Here is a bakery in Pompei that dates back to 79ad. The large hourglass shaped towers were flour mills and the oven is way in the back. Based on the amount of real-estate this bakery took up I imagine they were cranking out a whole lot of loaves.

Here are the boys climbing into one of the ovens, to give you scale of how huge the ovens were.

Once they were in the oven they took a picture of the roof, it is a piece of functional art work.

Once we returned to Naples it was all about pizzas again, this time we went to da Michele’s rival across the street. Trianon, unlike their neighbor offers up two pages of toppings to put on your pie.

We stuck to the traditional Margarita and it was good, but we all agreed that it wasn’t quite as good as da Michele.

The last day we had lunch at Di Matteo, this time to check out their pizza.

It was a wonderful last impression of the city that kept us well fed.

As we were leaving we got a fried pizza stuffed with fresh cheese, just to make sure we didn’t get hungry on our train ride to Rome.

And as a reward for eating all that pizza we indulged in at least a gelato a day. At least one, but usually 2 and sometimes 3!

Stay tuned for my adventures in Bread from Rome to Venice. Including baking in a wood fired oven in Tuscany.

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64 thoughts on “Breads from Istanbul to Naples!

  1. I wish you sent me a note about going to Greece prior and I would have been able to give you some ideas of where to go, what to see and…find artisan breads, pita bread and pies made with handmade phyllo.

    1. Hi Peter,

      Next time I will absolutely consult with you. Our trip would have been marvelous if we hadn’t been there for the historic heat wave and we hadn’t all fallen ill. The beaches were stunning and had we had more of an appetite we would have searched high and low for the perfect pita!

      One trip down, 21 more to come! 😉

      Thanks, Zoë

  2. That Greek salad looks awesome! I have been to Greece for two extended trips and I bet I ate two of those a day. Too bad you guys were sick and couldn’t enjoy one of my favorite places on the planet as much as possible. The best breads I had were the cheese “pies” made with filo or the spanakopitas (sp?). Ate a lot of those for breakfast. Just thinking about it makes me want to pack my bag!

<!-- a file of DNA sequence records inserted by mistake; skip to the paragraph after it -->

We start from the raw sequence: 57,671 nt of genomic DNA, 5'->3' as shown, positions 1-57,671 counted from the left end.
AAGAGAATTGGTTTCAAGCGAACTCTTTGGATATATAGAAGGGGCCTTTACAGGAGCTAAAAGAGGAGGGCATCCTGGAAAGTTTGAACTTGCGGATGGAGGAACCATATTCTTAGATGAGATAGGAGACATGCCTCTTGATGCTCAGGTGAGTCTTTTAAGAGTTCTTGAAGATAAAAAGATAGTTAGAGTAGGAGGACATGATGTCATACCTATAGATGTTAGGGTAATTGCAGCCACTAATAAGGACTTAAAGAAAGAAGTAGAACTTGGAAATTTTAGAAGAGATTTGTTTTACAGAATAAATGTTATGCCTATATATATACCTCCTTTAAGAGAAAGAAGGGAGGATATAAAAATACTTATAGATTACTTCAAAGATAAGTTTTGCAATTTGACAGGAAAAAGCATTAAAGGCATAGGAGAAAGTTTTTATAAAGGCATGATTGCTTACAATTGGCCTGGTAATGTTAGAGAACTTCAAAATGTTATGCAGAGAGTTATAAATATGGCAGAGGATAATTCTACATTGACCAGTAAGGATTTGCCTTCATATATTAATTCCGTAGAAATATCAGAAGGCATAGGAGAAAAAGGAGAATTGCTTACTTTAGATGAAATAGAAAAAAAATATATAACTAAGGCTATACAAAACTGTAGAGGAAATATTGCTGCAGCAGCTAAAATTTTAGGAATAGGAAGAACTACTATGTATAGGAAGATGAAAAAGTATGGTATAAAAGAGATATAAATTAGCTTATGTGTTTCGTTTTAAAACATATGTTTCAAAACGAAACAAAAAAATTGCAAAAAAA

3. Holy Smokes Zoe! What a fabulous trip! Gorgeous pictures and how cool for your family! Yum Yum Yum!

  4. Everything is just gorgeous–the views, the shops and restaurants, and especially the food! What an amazing way to spend a month! Your kids will have great memories, too. Now I’m absolutely staring for some homemade pizza!

  5. Oh, I am so glad you put yourself through such rigorous ‘research’ for your next book! We just tried pizza on the bbq and am now so excited to try your new recipes with a taste for the non-traditional American flavours.

  6. It’s a testament to all the walking one tends to do in Europe that you don’t all weigh 300 pounds. 😀 Looks gorgeous. I love, love, love a good, true Italian style margherita pizza.

  7. I loved this post! What a great one. I have a quick question though. I have followed the suggestions for dense crumb and now that problem is fixed. But I notice no matter how hard I smooth the top of my gluten free breads (except for the Brioche with the egg wash and raw sugar covering it up??) they all look like biscuits on top. Any suggestions on how to get around that?

    1. Hi Vanessa,

      It is just the way these doughs behave, because there is very little stretch in the dough to form a smooth surface. Like the brioche you could brush the surface with egg wash or even water and sprinkle it with sesame seeds or other topping to enhance the flavor and also add an attractive crust.

      I hope this helps! Zoë

  8. Hi, I am making the German Vollkornbrot and I replaced the rye flakes with rye berries. Should I have made any other modifications to the recipe? Right now there is no “elasticity” to the dough when I shape it, it’s just a blob of loose dough. I’m sure it’ll still taste great, but I want it to be awesome. 🙂 Thanks!

    1. Hi Sabrina,

      This is a loose dough, so I’m not sure if replacing the flakes with the berries would make it even more so. You may have to bake a loaf and see if there are other modifications that are needed. If the dough and bread seem too wet you can add a bit more flour to the remaining dough.

      Let us know how the baked bread comes out and we can help you with the remaining dough, unless of course you love the bread as is!

      Thanks, Zoë